Clean, green over-used in Chinese market

Australia needs to go beyond clean, green image for Chinese sales, expert says


Top tips: The Silk Initiative's Andrew Kuiler works with large and mid-sized brands spanning the US, UK, Europe and Australia and he addressed the Toowoomba and Surat Basin Enterprise conference on marketing dos and don'ts. Picture: Sally Cripps.

Top tips: The Silk Initiative's Andrew Kuiler works with large and mid-sized brands spanning the US, UK, Europe and Australia and he addressed the Toowoomba and Surat Basin Enterprise conference on marketing dos and don'ts. Picture: Sally Cripps.

Aa

Contrary to much of the current conventional wisdom on marketing to Chinese interests, the “clean and green” sales pitch isn’t enough to cut it anymore, according to a brand strategy consultant with 12 years of experience in the country.

Aa

Contrary to much of the current conventional wisdom on marketing to Chinese interests, the “clean and green” sales pitch isn’t enough to cut it anymore, according to a brand strategy consultant with 12 years of experience in the country.

The Silk Initiative managing director, Andrew Kuiler, is one of China’s foremost consumer food and beverage experts and he told the AccessChina’16 conference in Shanghai last week that a variety of countries could sell that image.

“It’s easily ownable, like an airline saying it’s safe – shouldn’t they all be,” he said.

Andrew said Chinese people loved functional products and would ask why something was better than something else, especially mothers looking for evolved products for their only child, to perfect their intellect, even in the snack food market.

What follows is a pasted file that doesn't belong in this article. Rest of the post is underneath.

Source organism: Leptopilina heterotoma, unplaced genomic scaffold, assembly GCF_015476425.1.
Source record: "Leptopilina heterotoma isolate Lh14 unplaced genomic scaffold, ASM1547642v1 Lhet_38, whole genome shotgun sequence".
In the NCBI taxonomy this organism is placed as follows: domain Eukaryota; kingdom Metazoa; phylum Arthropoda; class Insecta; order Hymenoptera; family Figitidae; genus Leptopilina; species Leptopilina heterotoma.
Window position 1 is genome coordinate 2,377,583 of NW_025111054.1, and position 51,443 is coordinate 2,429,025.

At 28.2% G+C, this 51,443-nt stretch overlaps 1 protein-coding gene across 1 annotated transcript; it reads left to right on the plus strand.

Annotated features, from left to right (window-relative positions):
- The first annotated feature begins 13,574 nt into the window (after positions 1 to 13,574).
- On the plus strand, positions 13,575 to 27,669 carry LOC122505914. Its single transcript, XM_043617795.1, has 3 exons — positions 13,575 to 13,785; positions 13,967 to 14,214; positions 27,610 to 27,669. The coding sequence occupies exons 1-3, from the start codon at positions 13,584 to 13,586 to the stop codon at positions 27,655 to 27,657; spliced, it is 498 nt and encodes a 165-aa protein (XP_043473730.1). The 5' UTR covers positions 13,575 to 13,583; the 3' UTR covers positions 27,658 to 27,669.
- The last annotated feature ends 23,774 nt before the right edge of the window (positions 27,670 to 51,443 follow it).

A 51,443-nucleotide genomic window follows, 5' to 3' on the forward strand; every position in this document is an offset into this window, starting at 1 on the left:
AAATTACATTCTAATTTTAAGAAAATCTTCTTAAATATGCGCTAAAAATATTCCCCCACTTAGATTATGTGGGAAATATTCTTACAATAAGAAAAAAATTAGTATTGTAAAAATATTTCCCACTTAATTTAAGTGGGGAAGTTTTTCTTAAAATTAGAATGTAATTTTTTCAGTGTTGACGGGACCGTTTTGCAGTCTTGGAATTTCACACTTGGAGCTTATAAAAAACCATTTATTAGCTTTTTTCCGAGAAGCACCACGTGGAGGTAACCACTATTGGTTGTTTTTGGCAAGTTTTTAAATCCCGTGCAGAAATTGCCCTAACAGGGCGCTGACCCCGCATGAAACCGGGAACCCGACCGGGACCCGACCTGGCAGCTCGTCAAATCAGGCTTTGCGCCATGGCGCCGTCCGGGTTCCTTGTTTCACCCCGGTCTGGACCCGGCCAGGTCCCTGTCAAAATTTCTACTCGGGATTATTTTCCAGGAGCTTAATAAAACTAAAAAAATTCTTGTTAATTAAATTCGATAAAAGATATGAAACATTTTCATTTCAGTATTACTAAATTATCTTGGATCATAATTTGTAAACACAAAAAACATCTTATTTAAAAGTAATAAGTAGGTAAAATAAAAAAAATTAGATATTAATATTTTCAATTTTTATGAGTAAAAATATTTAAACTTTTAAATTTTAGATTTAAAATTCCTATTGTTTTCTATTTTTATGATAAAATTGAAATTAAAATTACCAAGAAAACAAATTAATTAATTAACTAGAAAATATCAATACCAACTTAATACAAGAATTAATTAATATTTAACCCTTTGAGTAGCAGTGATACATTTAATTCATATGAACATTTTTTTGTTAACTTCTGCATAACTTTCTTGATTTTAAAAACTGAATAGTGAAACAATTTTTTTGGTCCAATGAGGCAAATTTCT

“If you walk into a conventional store, have a look at the explosion in probiotics. Products are now being developed for occasions throughout the day,” he said.

When he worked on introducing Tim Tams to the Chinese market, the question he asked was, what is it about them that would give China something it didn’t already have.

He said it was important not just to ship a product that worked well in Australia, once again citing the Tim Tam experience, which were found to be too rich in taste for the Chinese palate.

Andrew believed an Australian point of difference could be its bush tucker ingredients, quandong, lemon myrtle and the like.

“They want strong brand stories too,” he said. “How we get our food in Australia and how we process it – we can sell that well through brand stories.”

As far as connecting the Chinese audience with the farm story, Andrew said online was the way to go, giving an example of a West Australian lobster client.

“We put together a video of a Chinese couple picking their lobster out fresh from the boat and then walking along the sand to the restaurant to have it cooked.

“In our campaign we tied that in with ordering the lobster online and having it shipped to their door the next day.

“It was a ‘call to action, continue your holiday experience’ idea.”

He also said Australians underestimated the value of the science they had invested in, as a sales tool.

Aa

From the front page

Sponsored by